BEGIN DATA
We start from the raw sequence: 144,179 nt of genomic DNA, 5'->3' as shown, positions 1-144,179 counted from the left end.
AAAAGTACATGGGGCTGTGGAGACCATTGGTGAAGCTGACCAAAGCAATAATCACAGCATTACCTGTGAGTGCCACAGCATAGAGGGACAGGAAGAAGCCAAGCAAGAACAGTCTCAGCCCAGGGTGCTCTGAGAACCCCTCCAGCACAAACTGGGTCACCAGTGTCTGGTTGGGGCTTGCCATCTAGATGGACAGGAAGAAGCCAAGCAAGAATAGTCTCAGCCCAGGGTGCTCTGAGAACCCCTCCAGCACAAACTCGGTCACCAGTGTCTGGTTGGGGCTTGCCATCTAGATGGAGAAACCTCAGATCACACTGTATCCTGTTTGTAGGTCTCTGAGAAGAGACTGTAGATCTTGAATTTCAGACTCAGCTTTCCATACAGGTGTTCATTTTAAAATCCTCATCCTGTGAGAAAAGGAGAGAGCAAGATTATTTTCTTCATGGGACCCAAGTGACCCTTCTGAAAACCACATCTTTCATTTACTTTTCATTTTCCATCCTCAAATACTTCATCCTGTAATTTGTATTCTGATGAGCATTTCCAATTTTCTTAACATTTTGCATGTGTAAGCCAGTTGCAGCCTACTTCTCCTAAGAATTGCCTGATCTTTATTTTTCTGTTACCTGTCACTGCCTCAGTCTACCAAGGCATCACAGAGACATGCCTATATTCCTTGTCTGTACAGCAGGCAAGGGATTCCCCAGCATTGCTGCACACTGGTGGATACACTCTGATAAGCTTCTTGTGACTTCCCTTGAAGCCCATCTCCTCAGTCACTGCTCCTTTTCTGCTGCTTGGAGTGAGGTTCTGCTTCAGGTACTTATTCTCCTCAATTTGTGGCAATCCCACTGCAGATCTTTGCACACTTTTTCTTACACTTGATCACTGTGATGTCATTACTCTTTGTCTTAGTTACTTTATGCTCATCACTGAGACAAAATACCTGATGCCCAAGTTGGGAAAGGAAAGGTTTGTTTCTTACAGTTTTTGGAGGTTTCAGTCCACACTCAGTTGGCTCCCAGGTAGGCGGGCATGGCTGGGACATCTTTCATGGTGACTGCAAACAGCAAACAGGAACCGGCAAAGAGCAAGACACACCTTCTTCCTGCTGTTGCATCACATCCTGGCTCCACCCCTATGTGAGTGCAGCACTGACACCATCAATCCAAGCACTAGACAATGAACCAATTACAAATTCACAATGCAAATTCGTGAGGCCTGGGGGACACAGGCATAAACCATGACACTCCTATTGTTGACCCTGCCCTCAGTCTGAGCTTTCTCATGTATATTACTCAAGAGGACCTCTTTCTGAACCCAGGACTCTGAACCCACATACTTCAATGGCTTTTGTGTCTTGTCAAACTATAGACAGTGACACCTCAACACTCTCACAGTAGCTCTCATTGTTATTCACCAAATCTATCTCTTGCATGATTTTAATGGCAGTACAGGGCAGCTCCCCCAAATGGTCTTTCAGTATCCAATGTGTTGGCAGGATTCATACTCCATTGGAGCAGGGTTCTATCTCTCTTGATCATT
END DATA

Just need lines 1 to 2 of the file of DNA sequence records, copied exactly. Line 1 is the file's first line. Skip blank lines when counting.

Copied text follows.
We start from the raw sequence: 144,179 nt of genomic DNA, 5'->3' as shown, positions 1-144,179 counted from the left end.
AAAAGTACATGGGGCTGTGGAGACCATTGGTGAAGCTGACCAAAGCAATAATCACAGCATTACCTGTGAGTGCCACAGCATAGAGGGACAGGAAGAAGCCAAGCAAGAACAGTCTCAGCCCAGGGTGCTCTGAGAACCCCTCCAGCACAAACTGGGTCACCAGTGTCTGGTTGGGGCTTGCCATCTAGATGGACAGGAAGAAGCCAAGCAAGAATAGTCTCAGCCCAGGGTGCTCTGAGAACCCCTCCAGCACAAACTCGGTCACCAGTGTCTGGTTGGGGCTTGCCATCTAGATGGAGAAACCTCAGATCACACTGTATCCTGTTTGTAGGTCTCTGAGAAGAGACTGTAGATCTTGAATTTCAGACTCAGCTTTCCATACAGGTGTTCATTTTAAAATCCTCATCCTGTGAGAAAAGGAGAGAGCAAGATTATTTTCTTCATGGGACCCAAGTGACCCTTCTGAAAACCACATCTTTCATTTACTTTTCATTTTCCATCCTCAAATACTTCATCCTGTAATTTGTATTCTGATGAGCATTTCCAATTTTCTTAACATTTTGCATGTGTAAGCCAGTTGCAGCCTACTTCTCCTAAGAATTGCCTGATCTTTATTTTTCTGTTACCTGTCACTGCCTCAGTCTACCAAGGCATCACAGAGACATGCCTATATTCCTTGTCTGTACAGCAGGCAAGGGATTCCCCAGCATTGCTGCACACTGGTGGATACACTCTGATAAGCTTCTTGTGACTTCCCTTGAAGCCCATCTCCTCAGTCACTGCTCCTTTTCTGCTGCTTGGAGTGAGGTTCTGCTTCAGGTACTTATTCTCCTCAATTTGTGGCAATCCCACTGCAGATCTTTGCACACTTTTTCTTACACTTGATCACTGTGATGTCATTACTCTTTGTCTTAGTTACTTTATGCTCATCACTGAGACAAAATACCTGATGCCCAAGTTGGGAAAGGAAAGGTTTGTTTCTTACAGTTTTTGGAGGTTTCAGTCCACACTCAGTTGGCTCCCAGGTAGGCGGGCATGGCTGGGACATCTTTCATGGTGACTGCAAACAGCAAACAGGAACCGGCAAAGAGCAAGACACACCTTCTTCCTGCTGTTGCATCACATCCTGGCTCCACCCCTATGTGAGTGCAGCACTGACACCATCAATCCAAGCACTAGACAATGAACCAATTACAAATTCACAATGCAAATTCGTGAGGCCTGGGGGACACAGGCATAAACCATGACACTCCTATTGTTGACCCTGCCCTCAGTCTGAGCTTTCTCATGTATATTACTCAAGAGGACCTCTTTCTGAACCCAGGACTCTGAACCCACATACTTCAATGGCTTTTGTGTCTTGTCAAACTATAGACAGTGACACCTCAACACTCTCACAGTAGCTCTCATTGTTATTCACCAAATCTATCTCTTGCATGATTTTAATGGCAGTACAGGGCAGCTCCCCCAAATGGTCTTTCAGTATCCAATGTGTTGGCAGGATTCATACTCCATTGGAGCAGGGTTCTATCTCTCTTGATCATT